But – fast forwarding to the end of Matthew again – Jesus wants his disciples to know that God will still be with them - always, to the very end of the age.

And as for us in our 21st-Century lives - we haven’t eaten with Jesus or traveled with him in the way his disciples did. We’re not sure what his voice sounded like or how he laughed. So this word of Jesus – this promise that God will be with us to the very end of the age - this is an important word for us, too, especially since we have never seen Jesus in the flesh

And each year, this Sunday that we call Trinity Sunday helps us remember that our faith is not only in Jesus. Don’t get me wrong – Jesus is great! But Jesus isn’t all there is.

Pick up a piece of paper and make a “telescope” out of it. Look through the telescope at one thing or person in the room.

Now put down the telescope and look at the same thing or person.

When all we do is look through a small tube, our vision is limited. That’s how our faith is if we only focus on Jesus. Trinity Sunday helps us to see more of God – to see and remember that God is much bigger than our limited vision sometimes allows. But God is not only a Redeemer, but also a Creator and a Sustainer. God is not only a Creator, but also a Redeemer and a Sustainer. God is not only a Sustainer, but is also a Creator and Redeemer. Thinking of God as Creator, Redeemer, and Sustainer – Father, Son, and Holy Spirit - is important for our faith.

When we are baptized in the Name of the Father, and of the Son, and of the Holy Spirit, we are connected to God in all of God’s fullness. As one author said, when we are baptized, “we are immersed into the whole being of God, whether we understand it or not.”[1] This is a great comfort, for it means that we don’t have to understand God completely in order for us to be loved by God. Put another way: God’s complete love for us doesn’t depend on us understanding God completely.

Even those who lived, walked, and talked with Jesus during his earthly ministry had doubts. Look again at our Gospel story for today: at the very beginning, it says that “the eleven disciples went to Galilee, to the mountain to which Jesus had directed them. When they saw him, they worshiped him;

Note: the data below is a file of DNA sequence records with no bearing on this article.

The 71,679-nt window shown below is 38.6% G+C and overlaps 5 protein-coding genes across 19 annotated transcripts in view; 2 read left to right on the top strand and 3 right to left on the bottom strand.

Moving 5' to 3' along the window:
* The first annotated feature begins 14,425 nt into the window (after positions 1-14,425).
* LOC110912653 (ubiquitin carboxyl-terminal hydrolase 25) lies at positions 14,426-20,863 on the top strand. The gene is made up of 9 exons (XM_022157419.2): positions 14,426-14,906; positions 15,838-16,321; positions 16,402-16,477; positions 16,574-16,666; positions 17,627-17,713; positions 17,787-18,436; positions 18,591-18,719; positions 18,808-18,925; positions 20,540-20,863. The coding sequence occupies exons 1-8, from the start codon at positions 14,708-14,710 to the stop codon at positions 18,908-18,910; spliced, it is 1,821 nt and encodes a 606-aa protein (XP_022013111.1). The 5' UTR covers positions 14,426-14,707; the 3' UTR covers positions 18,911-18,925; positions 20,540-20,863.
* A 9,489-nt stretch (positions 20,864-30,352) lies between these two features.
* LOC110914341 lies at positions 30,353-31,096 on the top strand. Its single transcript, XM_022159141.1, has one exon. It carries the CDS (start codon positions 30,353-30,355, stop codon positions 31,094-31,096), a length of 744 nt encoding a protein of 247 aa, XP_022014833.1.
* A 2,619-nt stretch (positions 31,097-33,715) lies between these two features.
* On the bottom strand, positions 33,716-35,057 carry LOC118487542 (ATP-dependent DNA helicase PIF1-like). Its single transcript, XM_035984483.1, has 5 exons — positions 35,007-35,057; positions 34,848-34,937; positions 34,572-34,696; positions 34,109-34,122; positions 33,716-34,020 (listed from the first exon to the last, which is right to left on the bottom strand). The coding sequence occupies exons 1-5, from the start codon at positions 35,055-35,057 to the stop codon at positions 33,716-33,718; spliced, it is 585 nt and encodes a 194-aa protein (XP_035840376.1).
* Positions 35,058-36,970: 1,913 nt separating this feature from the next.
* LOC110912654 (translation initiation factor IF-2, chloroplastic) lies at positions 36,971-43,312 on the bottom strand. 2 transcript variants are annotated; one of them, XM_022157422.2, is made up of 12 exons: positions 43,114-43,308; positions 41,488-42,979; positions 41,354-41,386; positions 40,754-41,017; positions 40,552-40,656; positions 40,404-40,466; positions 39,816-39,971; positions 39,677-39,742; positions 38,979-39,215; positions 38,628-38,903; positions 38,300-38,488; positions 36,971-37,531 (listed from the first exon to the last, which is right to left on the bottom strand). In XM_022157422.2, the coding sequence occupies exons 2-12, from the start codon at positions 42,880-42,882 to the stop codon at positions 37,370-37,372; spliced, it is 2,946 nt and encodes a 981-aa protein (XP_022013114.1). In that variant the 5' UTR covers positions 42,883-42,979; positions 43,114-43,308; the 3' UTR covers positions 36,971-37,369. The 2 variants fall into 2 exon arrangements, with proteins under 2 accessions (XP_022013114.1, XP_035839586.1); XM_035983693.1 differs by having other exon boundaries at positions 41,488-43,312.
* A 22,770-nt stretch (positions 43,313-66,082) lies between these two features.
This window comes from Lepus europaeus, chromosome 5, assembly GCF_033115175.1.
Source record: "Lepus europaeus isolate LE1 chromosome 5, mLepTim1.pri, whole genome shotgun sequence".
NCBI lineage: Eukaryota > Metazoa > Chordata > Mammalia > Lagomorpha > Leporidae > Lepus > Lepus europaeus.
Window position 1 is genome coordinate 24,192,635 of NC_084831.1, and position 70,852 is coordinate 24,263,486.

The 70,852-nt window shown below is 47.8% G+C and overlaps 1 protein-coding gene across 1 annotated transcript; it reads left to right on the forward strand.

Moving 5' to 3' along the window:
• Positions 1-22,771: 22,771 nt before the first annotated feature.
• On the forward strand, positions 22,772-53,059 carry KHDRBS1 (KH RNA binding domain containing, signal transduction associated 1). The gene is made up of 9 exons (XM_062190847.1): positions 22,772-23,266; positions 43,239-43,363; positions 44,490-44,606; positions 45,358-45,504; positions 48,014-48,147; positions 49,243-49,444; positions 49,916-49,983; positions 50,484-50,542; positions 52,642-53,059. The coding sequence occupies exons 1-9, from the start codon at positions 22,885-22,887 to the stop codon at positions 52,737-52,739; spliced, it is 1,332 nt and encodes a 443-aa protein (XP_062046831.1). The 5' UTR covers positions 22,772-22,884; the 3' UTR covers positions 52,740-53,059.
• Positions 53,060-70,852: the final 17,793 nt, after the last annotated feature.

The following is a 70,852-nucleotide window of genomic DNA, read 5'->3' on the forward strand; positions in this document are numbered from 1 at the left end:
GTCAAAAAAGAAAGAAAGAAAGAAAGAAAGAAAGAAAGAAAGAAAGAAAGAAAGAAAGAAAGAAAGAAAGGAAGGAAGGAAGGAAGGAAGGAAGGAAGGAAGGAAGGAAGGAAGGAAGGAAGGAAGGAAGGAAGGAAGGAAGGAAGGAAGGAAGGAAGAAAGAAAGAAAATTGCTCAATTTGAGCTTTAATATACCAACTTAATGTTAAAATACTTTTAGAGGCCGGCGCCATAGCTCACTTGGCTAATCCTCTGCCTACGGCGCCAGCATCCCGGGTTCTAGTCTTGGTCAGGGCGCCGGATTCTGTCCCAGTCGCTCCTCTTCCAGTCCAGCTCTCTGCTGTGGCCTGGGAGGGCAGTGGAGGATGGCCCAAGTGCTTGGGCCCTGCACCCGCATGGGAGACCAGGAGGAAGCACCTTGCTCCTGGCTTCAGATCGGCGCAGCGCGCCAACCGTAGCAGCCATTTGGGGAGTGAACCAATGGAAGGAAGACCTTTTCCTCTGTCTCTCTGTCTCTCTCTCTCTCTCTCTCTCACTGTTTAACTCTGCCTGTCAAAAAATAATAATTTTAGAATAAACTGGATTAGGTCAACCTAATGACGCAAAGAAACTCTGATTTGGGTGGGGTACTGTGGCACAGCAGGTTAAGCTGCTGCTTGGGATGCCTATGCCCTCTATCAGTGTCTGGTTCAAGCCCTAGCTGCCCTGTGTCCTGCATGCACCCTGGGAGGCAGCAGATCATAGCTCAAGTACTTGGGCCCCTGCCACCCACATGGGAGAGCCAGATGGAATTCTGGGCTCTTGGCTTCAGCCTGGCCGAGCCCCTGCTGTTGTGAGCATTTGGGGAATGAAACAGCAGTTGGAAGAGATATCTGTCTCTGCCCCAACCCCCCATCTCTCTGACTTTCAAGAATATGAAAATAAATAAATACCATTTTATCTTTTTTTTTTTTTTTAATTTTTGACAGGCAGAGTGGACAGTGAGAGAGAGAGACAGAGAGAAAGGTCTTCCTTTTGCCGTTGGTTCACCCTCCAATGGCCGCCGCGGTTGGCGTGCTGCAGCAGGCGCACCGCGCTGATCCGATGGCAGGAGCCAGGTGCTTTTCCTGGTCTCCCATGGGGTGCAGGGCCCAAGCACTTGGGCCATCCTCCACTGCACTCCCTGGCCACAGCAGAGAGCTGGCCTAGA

…but some doubted.”

So the comfort here for us is that we don’t have to have it all figured out.

But there is challenge in Jesus’ words, too – he says we are to go and make disciples. The first challenge is to go – to get out there, outside our box, outside our walls – go! Don’t keep our faith and love only here in this place – but take it out there, with us, everywhere we go.

Jesus’ second challenge is to make disciples – note that he doesn’t say “church members” – but “disciples.” Jesus wants followers who are students, those who are willing to learn, and not just those of a certain age – but Jesus wants all of us to be learning more and more about God, no matter our age, no matter our station in life.

For the next three weeks, I will be absent from you. I’m not sure that being a student in a Doctor of Ministry program is exactly the kind of student that Jesus had in mind, but I do feel certain that this program will make me a better disciple.

Together, you and I are commissioned to keep the ministry going here at Our Redeemer, but your ministry will be all the more important while I am gone. You are commissioned to meet together for worship, learning, service, fellowship, and mutual support – in other words – you are commissioned to keep on living as disciples. You are commissioned also, then, to go and live out your discipleship in your daily lives.